Supplemental changes of druntime/pull/72 - Issue 1824 - Object not const correct #262

Merged
merged 1 commit into from Jul 9, 2012

Conversation

Projects
None yet
4 participants
@jmdavis

This comment has been minimized.

Show comment Hide comment
@jmdavis

jmdavis Sep 18, 2011

Member

I would strongly argue that when const is used to mark functions, it should go after the function and not before. Otherwise, it risks confusion, making it look like the return type is const, when it isn't.

Member

jmdavis commented Sep 18, 2011

I would strongly argue that when const is used to mark functions, it should go after the function and not before. Otherwise, it risks confusion, making it look like the return type is const, when it isn't.

@andralex

This comment has been minimized.

Show comment Hide comment
@andralex

andralex Sep 25, 2011

Owner

This is a big breaking change. We need to do as follows:

  1. The const methods in Object you replaced should have a non-const AND a const version. The non-const version is for backward compatibility.
  2. By default the const method does the work and the non-const method forwards to it.
Owner

andralex commented Sep 25, 2011

This is a big breaking change. We need to do as follows:

  1. The const methods in Object you replaced should have a non-const AND a const version. The non-const version is for backward compatibility.
  2. By default the const method does the work and the non-const method forwards to it.
@jmdavis

This comment has been minimized.

Show comment Hide comment
@jmdavis

jmdavis Sep 25, 2011

Member

Assuming that we're keeping the non-const versions around permanently (which will make some folks happier, I'm sure), we need to make it very clear in the documention somewhere that you need to always override the const version and that if you override the non-const version in any of a class' base classes, you need to make sure that you override the non-const version as well. Otherwise, there will be bugs.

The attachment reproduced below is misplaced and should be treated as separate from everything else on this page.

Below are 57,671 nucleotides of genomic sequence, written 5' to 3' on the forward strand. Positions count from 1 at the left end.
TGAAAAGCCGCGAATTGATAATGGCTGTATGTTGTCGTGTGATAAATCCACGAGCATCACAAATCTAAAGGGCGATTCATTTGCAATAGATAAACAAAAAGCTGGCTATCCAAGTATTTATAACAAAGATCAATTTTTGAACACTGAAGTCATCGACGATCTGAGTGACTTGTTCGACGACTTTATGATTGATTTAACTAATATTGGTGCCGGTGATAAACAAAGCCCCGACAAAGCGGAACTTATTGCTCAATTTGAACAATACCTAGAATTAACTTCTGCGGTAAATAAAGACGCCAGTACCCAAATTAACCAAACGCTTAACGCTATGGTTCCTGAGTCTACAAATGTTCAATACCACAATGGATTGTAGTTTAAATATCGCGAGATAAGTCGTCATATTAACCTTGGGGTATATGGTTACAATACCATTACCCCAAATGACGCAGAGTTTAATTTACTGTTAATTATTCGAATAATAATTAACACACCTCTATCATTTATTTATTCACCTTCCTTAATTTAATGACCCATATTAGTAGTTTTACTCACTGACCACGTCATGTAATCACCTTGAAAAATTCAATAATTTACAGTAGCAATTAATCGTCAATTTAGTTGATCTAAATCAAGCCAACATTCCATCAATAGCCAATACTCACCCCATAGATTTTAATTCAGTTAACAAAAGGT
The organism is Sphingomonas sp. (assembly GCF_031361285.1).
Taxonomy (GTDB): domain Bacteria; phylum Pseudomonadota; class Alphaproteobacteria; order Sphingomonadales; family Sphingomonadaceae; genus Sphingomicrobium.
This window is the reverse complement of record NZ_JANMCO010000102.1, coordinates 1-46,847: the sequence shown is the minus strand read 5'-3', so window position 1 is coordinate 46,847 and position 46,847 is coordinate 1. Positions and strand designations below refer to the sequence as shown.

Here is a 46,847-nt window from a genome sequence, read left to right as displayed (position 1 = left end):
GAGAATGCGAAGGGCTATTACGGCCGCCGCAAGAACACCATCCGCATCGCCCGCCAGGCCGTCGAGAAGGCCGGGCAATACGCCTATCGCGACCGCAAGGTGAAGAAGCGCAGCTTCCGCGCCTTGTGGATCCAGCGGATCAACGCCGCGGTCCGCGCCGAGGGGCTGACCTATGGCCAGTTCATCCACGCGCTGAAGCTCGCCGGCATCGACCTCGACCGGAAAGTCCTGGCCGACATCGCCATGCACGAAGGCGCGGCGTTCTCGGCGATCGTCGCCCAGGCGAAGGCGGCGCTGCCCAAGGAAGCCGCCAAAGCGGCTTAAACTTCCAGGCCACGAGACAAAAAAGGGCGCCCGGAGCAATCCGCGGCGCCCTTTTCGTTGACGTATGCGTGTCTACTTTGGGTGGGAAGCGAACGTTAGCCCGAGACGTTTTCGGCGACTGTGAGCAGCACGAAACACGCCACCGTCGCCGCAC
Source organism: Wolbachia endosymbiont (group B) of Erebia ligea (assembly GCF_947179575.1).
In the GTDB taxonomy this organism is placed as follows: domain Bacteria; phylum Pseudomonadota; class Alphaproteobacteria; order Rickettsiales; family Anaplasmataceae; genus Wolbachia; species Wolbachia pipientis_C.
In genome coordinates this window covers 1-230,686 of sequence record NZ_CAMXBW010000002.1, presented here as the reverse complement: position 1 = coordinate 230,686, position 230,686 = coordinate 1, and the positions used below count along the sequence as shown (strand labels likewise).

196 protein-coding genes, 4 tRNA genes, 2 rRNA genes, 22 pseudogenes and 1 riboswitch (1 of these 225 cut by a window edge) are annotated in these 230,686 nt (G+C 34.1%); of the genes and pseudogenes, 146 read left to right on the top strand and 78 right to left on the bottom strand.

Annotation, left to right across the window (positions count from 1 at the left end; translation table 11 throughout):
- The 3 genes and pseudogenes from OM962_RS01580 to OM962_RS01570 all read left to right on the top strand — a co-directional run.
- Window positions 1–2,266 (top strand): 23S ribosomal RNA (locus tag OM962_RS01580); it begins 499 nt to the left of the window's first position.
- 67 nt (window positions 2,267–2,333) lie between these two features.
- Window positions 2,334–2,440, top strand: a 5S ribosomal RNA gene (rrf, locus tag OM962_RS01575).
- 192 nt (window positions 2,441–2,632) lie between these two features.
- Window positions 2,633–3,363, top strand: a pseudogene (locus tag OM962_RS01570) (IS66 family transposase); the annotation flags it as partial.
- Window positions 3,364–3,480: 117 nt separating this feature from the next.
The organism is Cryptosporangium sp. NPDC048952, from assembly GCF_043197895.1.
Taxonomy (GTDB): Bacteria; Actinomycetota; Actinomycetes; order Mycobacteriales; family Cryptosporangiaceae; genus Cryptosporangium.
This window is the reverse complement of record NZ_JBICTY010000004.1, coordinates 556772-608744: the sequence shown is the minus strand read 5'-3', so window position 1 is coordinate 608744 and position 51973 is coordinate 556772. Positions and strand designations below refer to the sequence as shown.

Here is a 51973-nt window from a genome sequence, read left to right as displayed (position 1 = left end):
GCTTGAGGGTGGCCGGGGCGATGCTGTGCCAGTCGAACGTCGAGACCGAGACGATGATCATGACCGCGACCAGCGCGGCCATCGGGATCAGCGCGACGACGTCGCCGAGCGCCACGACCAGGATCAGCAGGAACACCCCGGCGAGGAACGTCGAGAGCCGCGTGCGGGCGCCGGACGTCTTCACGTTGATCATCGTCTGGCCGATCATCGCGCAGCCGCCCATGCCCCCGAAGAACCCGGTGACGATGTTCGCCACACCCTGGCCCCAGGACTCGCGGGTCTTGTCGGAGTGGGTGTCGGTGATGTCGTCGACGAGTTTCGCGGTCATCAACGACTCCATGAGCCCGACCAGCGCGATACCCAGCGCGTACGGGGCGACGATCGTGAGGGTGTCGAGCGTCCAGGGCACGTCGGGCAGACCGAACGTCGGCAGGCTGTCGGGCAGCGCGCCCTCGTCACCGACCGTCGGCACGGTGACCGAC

The purist in me would very much like us to only have the const versions in the long run (particularly when you take the risk of bugs when overriding only one of them into account), but from a performance point of view, having both would be prudent.

Member

jmdavis commented Sep 25, 2011

Assuming that we're keeping the non-const versions around permanently (which will make some folks happier, I'm sure), we need to make it very clear in the documention somewhere that you need to always override the const version and that if you override the non-const version in any of a class' base classes, you need to make sure that you override the non-const version as well. Otherwise, there will be bugs.

The purist in me would very much like us to only have the const versions in the long run (particularly when you take the risk of bugs when overriding only one of them into account), but from a performance point of view, having both would be prudent.

This comment has been minimized.

Show comment Hide comment
@ghost

ghost Sep 25, 2011

Agreed with jmdavis, const on the right side (and this is now recommended in the docs since recently).

Btw can inout be used? Or is that still buggy?

ghost commented Sep 25, 2011

Agreed with jmdavis, const on the right side (and this is now recommended in the docs since recently).

Btw can inout be used? Or is that still buggy?

@jmdavis

This comment has been minimized.

Show comment Hide comment
@jmdavis

jmdavis Sep 25, 2011

Member

inout doesn't work yet, and if I understand how it works correctly, it wouldn't help anyway, since inout relates to making the return value having the same constness as the functions arguments IIRC. I'm not sure that that would work at all when the argument which is const or not is this, and even if it did, I don't think that any of Object's functions would gain anything by having their return values be const, regardless of whether this is const or not.

Member

jmdavis commented Sep 25, 2011

inout doesn't work yet, and if I understand how it works correctly, it wouldn't help anyway, since inout relates to making the return value having the same constness as the functions arguments IIRC. I'm not sure that that would work at all when the argument which is const or not is this, and even if it did, I don't think that any of Object's functions would gain anything by having their return values be const, regardless of whether this is const or not.